End of Japan’s pacifism? – Russia Today

Members of Japan's Self-Defence Forces' airborne troops march during the annual SDF troop review ceremony at Asaka Base in Asaka, near Tokyo October 27, 2013.

First published September 18, 2015, Russia Today

Members of Japan's Self-Defence Forces' airborne troops march during the annual SDF troop review ceremony at Asaka Base in Asaka, near Tokyo October 27, 2013.
Members of Japan’s Self-Defence Forces’ airborne troops march during the annual SDF troop review ceremony at Asaka Base in Asaka, near Tokyo October 27, 2013.

The upper house of Japan’s parliament has approved legislation giving more power to the armed forces. This includes permitting the military to fight overseas – something banned for 70 years since WWII.

The Upper House’s final session was called late Friday night and finished early Saturday morning with the enactment of the two controversial security bills. The laws are expected to mark a significant departure from Japan’s postwar pacifism.

Prime Minister Shinzo Abe, whose ruling block extended the session to Sept. 27 and voted down all the motions from the opposition to ensure that the legislation was passed, says that Japan needs to be up to the challenge in today’s world, taking into account a rising threat from China.

The Lower House passed the bills on July 16 – an act, which was followed by a wave of protests across the country. A panel discussion in the Diet on Thursday was marked by scuffles.

The legislation deals with 10 security laws that are currently in force, one of them prohibiting collective self-defense. Japan will now have a constitutional right to deploy troops overseas and assist during military operations involving a foreign or multinational force in cases where Japan faces a “threat to its survival”. The shift may force Japan into US-led conflicts.

This “is necessary to protect the people’s lives and peaceful way of living and is for the purpose of preventing wars,” Abe told reporters Saturday morning. “I want to keep explaining the laws tenaciously and courteously.”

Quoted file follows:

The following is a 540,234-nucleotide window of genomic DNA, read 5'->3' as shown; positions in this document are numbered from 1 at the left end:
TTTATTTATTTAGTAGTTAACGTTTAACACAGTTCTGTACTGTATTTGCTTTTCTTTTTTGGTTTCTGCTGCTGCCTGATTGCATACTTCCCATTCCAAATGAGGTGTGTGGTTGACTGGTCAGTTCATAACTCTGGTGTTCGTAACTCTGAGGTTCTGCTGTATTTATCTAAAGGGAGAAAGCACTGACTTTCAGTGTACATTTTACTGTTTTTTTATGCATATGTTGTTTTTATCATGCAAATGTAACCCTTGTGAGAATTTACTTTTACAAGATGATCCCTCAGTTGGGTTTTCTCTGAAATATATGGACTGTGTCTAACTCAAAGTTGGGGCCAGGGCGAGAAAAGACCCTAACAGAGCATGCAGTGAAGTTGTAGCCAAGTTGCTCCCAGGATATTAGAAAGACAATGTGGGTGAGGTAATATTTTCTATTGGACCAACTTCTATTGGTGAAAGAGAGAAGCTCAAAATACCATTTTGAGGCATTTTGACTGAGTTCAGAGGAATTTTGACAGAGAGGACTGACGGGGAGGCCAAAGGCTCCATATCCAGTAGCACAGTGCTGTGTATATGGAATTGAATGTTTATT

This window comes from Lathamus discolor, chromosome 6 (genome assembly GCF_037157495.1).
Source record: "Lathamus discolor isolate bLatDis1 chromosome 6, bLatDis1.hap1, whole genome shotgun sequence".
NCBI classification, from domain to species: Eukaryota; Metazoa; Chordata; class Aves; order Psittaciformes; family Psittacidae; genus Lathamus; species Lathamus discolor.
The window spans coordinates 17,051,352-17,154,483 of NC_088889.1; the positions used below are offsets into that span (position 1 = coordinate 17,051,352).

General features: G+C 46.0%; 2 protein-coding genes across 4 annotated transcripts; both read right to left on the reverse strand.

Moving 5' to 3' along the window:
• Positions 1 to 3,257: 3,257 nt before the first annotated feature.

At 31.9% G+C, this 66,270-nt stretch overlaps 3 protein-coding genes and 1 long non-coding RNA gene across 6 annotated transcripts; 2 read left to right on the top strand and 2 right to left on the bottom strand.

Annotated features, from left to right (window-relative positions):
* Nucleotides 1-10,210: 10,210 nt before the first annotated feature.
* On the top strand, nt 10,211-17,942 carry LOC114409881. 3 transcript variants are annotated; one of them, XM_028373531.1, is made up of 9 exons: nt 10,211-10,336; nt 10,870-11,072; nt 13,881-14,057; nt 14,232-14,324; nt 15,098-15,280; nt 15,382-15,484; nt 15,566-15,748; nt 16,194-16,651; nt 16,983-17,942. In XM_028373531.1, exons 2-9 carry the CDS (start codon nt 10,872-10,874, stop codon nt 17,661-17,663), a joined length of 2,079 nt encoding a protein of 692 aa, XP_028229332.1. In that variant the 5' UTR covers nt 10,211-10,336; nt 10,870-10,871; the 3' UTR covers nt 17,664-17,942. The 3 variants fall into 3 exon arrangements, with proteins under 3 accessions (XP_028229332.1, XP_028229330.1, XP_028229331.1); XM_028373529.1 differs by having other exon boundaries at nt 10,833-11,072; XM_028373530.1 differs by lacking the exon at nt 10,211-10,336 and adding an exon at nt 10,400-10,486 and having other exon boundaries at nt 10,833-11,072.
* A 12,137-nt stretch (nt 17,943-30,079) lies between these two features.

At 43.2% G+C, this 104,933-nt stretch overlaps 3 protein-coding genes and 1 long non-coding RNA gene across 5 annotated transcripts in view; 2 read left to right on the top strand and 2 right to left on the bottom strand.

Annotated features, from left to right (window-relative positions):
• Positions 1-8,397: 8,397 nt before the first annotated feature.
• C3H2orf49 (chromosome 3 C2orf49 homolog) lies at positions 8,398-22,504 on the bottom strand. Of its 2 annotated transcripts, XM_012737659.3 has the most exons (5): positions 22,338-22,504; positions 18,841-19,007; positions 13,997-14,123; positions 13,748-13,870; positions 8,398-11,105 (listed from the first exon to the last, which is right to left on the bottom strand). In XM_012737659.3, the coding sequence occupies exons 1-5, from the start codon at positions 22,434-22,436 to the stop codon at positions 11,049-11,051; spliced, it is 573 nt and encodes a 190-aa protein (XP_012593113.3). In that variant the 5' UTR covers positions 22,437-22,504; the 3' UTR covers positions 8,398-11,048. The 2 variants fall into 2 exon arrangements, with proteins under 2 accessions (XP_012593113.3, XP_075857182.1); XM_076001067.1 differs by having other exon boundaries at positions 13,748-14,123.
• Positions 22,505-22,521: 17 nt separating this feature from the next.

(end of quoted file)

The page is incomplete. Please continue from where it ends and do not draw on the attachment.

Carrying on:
The majority of Japanese people were against enacting the militaristic laws. A media survey published by Asahi Shimbun newspaper on Monday found that 54 percent of respondents opposed the bills, with just 29 percent in favor.

The unpopular bill has sparked a wave of indignation among the Japanese still standing for a more peaceful policy. Thousands of people took to streets in Tokyo on Sunday holding banners, saying “War Is Over”, “Peace, Not War” or carrying the portraits of Shinzo Abe with “No War” words on them.

A 120,000-strong demonstration was also staged last month.

Chinese Foreign Minister Hong Lei
Chinese Foreign Minister Hong Lei

China is not happy about the move and before the final vote urged the Japanese government to take into account the anti-war moods in the country.

“Recently we have noticed that voices in Japan opposing the bill have become louder by the day,” Chinese foreign ministry spokesman Hong Lei said at a briefing on Friday. “We demand that Japan earnestly listen to these just voices domestically and internationally, learn the lessons of history, uphold the path of peaceful development, speak and act cautiously in security and military matters and take actual steps to maintain regional peace and stability.”



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